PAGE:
But enough about Phil Mushnick, how do you think Fox Sports’ Jason Whitlock feels? Sen. John Kerry invited some of journalism’s leading lights to Washington to testify about the sorry state of their profession last week, and Big Sexy declares “I wish that I had the necessary profile to be called before Congress to share my opinion.” You might want to write this date down somewhere Ladies and Gentleman, as that might be the closest we get to seeing Whitlock express anything approaching humility.

Some of my critics are troubled by my focus on ESPN. They wrongly believe I’m hostile toward ESPN because I split with/was fired by the network. I chose to liberate my mouth from ESPN because the network’s business relationships with all of the major sports leagues stand in the way of free, creative speech. I’m occasionally hostile toward ESPN because it’s an arrogant, reckless, destructive monopoly, and I still enjoy being a journalist from time to time. American journalists, last I checked, should be occasionally offended by arrogant, reckless, destructive monopolies. They’re generally seen as threats to democracy and our way of life.

Despite its obvious power, the mainstream media virtually ignores ESPN. We leave the coverage of the most powerful institution in sports to basement bloggers and a handful of harmless, press-release-rewriting embedded sports writers.

Our neglect reminds me of the newspaper arrogance that allowed “kids” to cover high school football and basketball recruiting. We ignored the clear public demand for recruiting news and let a group of sports fans create Rivals.com, which sold for $100 million.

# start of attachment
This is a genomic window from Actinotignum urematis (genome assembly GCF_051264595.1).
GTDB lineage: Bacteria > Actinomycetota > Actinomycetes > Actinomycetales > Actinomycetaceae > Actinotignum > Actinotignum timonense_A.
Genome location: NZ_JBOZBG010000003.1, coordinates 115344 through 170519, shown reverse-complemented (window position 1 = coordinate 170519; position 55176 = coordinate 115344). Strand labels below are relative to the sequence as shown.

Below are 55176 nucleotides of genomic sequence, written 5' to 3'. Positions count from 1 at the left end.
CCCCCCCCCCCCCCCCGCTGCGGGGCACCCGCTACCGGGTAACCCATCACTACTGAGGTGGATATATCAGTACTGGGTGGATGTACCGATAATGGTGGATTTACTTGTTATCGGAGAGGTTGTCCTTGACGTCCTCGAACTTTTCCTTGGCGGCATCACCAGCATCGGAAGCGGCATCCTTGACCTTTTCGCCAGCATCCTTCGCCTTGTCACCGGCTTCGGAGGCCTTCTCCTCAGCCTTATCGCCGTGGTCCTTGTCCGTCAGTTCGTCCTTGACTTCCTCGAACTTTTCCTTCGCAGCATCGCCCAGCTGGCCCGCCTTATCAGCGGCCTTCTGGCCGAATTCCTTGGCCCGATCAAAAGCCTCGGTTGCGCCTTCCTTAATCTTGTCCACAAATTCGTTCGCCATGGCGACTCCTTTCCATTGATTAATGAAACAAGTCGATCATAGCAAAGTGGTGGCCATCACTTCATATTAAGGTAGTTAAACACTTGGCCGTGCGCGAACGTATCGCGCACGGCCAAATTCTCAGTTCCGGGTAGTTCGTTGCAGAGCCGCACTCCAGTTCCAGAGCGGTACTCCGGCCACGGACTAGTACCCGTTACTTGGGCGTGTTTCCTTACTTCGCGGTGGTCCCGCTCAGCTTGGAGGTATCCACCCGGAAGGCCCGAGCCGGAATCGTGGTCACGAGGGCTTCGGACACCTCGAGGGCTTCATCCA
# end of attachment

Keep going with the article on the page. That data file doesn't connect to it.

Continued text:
Now we have Deadspin, The Big Lead and an army of citizen journalists building followings and eroding our credibility by attempting to police the people who conceitedly refuse to police themselves.

For the most part, bloggers can’t do it. They just don’t know enough. Their instincts are horrible. They’d never think to wonder whether a writer would leak a coaches name as a job candidate as a favor for information down the line so the coach could leverage his current school into a fat raise. And if a blogger did think of it, he/she would be unlikely to have the wherewithal to do the necessary reporting.

Having appeared on Oprah and “Mike & Mike”, I see no reason why Whitlock couldn’t school Congress on this issue (after all, I’ve already declared him to be “such a big deal that when he masturbates, it’s black on black crime”). But during the same week Jason chose to compare the NY TImes-trained Selena Roberts to the Rev. Al Sharpton it’s rather curious he’d cite blogs as lacking the “wherewithal” to do any investigative reporting. Is repeatedly decrying ESPN’s pervasive influence really a matter of compiling facts, or isn’t really a matter of Whitlock’s opinion — one that not-so-ironically is echoed throughout the sports blogosphere. Is there really a world of difference between Big Sexy and a self-obsessed blogger? Other than most examples of the latter having more readers, that is.